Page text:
The path forward is becoming clearer at Long Island MacArthur Airport.
The dream of a terminal capable of handling international flights and located on the north side of the airport near the Ronkonkoma train station now has a price tag, and it’s hefty — too hefty for these times.
So the new U.S. Customs and Border Protection station will be built at the existing terminal. That’s the right call, given the circumstances. It’s slated to open in 2019 — but airport and Islip Town officials should do what they can to speed up the process. MacArthur has been poised for success for far too long.
The new customs facility alone won’t be enough to turn the airport into the regional economic generator it can and should be. Travelers must be able to move more quickly between terminal and train station; a consultant is studying options now. MacArthur also needs more passengers. Nearly 90 percent of its outbound traffic originates in Suffolk County; very little comes from Nassau. And few people fly in from out of state for a visit. That’s a lot of untapped potential.
Islip and airport officials wisely are planning a marketing campaign to attack both problems. The first phase will focus on fliers along the Nassau-Suffolk border. The airport has a good story to tell them. It’s easy to get into and out of MacArthur. Flights generally arrive and depart on time. Parking is cheap.
The second phase will try to lure travelers from cities including Baltimore, Washington and Philadelphia — where MacArthur tenants Southwest and American have hubs — to Long Island’s beaches, parks, vineyards and restaurants and places like Long Beach, the North Fork and the Hamptons.
More flights are needed, too, a constant and legitimate complaint from travelers. MacArthur recently added operators Elite and Frontier, but National Airlines never got its announced service to Puerto Rico off the ground. That was unfortunate. The customs facility, however, offers rebound potential — flights to the Caribbean and Mexico, destinations highly prized by Long Islanders. MacArthur must capitalize on that, and seek cheaper European carriers.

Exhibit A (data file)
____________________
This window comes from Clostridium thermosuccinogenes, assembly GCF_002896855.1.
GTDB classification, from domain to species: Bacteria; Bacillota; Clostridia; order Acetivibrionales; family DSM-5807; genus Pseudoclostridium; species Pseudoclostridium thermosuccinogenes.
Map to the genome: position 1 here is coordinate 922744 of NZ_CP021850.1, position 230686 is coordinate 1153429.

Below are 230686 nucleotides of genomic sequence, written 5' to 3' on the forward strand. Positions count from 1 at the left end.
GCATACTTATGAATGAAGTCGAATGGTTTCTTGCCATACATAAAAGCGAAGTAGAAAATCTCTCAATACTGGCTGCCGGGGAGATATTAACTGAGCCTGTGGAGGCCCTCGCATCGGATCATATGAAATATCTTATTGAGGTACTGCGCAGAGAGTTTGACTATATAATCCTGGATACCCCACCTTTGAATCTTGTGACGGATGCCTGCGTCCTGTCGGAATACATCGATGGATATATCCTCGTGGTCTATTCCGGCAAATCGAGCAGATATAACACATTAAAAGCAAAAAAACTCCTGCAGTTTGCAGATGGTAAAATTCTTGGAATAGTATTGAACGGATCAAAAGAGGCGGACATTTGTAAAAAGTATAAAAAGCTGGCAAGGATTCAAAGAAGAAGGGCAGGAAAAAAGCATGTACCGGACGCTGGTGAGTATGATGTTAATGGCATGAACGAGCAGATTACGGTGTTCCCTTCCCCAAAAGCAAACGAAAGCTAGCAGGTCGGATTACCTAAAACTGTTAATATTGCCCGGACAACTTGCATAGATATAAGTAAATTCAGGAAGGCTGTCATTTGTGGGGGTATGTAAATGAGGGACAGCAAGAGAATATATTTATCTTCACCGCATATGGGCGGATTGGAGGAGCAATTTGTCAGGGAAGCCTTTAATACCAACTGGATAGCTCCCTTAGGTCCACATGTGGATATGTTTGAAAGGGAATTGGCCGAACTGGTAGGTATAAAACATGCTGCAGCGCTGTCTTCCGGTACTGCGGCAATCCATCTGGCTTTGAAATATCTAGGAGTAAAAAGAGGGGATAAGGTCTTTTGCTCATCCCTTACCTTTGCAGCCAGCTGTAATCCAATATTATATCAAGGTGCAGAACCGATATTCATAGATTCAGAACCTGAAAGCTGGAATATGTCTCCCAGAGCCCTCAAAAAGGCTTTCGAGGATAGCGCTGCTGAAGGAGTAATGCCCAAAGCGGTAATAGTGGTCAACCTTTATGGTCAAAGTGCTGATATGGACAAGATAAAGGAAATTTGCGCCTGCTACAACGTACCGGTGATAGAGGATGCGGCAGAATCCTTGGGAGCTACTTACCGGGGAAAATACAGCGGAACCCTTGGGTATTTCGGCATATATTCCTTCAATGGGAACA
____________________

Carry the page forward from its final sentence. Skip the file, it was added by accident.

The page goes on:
Airport Commissioner Shelley LaRose-Arken and Islip Supervisor Angie Carpenter are playing the long game, and that’s smart given current circumstances. But we hope they don’t lose sight of the dream. Bulk up those domestic and Caribbean routes and attract more passengers, then look again at that north-side terminal.
A consultant said it would cost $73 million for 14 gates, a few more than the current terminal. A moving sidewalk to the train station would cost $60 million. That’s well beyond the $26.25 million MacArthur has in town, county and state commitments — and probably beyond the means of a state already spending big on transportation improvements all over New York. If the Trump administration ever embarks on its promised massive infrastructure program, and the airport becomes more popular, MacArthur and Islip officials should be ready to apply.
Until then, steady if less dramatic progress might be enough to help MacArthur finally spread its wings.